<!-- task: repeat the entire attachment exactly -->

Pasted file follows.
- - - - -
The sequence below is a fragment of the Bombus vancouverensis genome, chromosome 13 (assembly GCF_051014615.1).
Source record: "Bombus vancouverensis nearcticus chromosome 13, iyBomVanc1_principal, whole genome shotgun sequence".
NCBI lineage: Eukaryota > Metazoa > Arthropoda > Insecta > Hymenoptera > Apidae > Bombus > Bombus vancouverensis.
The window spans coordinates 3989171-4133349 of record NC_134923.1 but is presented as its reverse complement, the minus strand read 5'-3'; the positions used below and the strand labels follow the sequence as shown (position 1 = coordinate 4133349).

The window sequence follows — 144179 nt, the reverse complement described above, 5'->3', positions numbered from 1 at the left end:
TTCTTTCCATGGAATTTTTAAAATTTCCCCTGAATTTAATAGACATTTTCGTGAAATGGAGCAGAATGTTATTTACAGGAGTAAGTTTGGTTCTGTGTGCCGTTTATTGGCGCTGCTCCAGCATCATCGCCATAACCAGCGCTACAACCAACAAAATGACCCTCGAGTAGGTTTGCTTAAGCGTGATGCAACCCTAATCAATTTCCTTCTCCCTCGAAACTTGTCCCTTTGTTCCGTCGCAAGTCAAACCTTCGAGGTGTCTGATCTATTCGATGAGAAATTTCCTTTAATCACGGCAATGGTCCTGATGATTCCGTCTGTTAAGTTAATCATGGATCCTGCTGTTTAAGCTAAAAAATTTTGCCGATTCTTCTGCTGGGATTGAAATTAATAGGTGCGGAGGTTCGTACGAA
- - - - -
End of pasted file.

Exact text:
The sequence below is a fragment of the Bombus vancouverensis genome, chromosome 13 (assembly GCF_051014615.1).
Source record: "Bombus vancouverensis nearcticus chromosome 13, iyBomVanc1_principal, whole genome shotgun sequence".
NCBI lineage: Eukaryota > Metazoa > Arthropoda > Insecta > Hymenoptera > Apidae > Bombus > Bombus vancouverensis.
The window spans coordinates 3989171-4133349 of record NC_134923.1 but is presented as its reverse complement, the minus strand read 5'-3'; the positions used below and the strand labels follow the sequence as shown (position 1 = coordinate 4133349).

The window sequence follows — 144179 nt, the reverse complement described above, 5'->3', positions numbered from 1 at the left end:
TTCTTTCCATGGAATTTTTAAAATTTCCCCTGAATTTAATAGACATTTTCGTGAAATGGAGCAGAATGTTATTTACAGGAGTAAGTTTGGTTCTGTGTGCCGTTTATTGGCGCTGCTCCAGCATCATCGCCATAACCAGCGCTACAACCAACAAAATGACCCTCGAGTAGGTTTGCTTAAGCGTGATGCAACCCTAATCAATTTCCTTCTCCCTCGAAACTTGTCCCTTTGTTCCGTCGCAAGTCAAACCTTCGAGGTGTCTGATCTATTCGATGAGAAATTTCCTTTAATCACGGCAATGGTCCTGATGATTCCGTCTGTTAAGTTAATCATGGATCCTGCTGTTTAAGCTAAAAAATTTTGCCGATTCTTCTGCTGGGATTGAAATTAATAGGTGCGGAGGTTCGTACGAA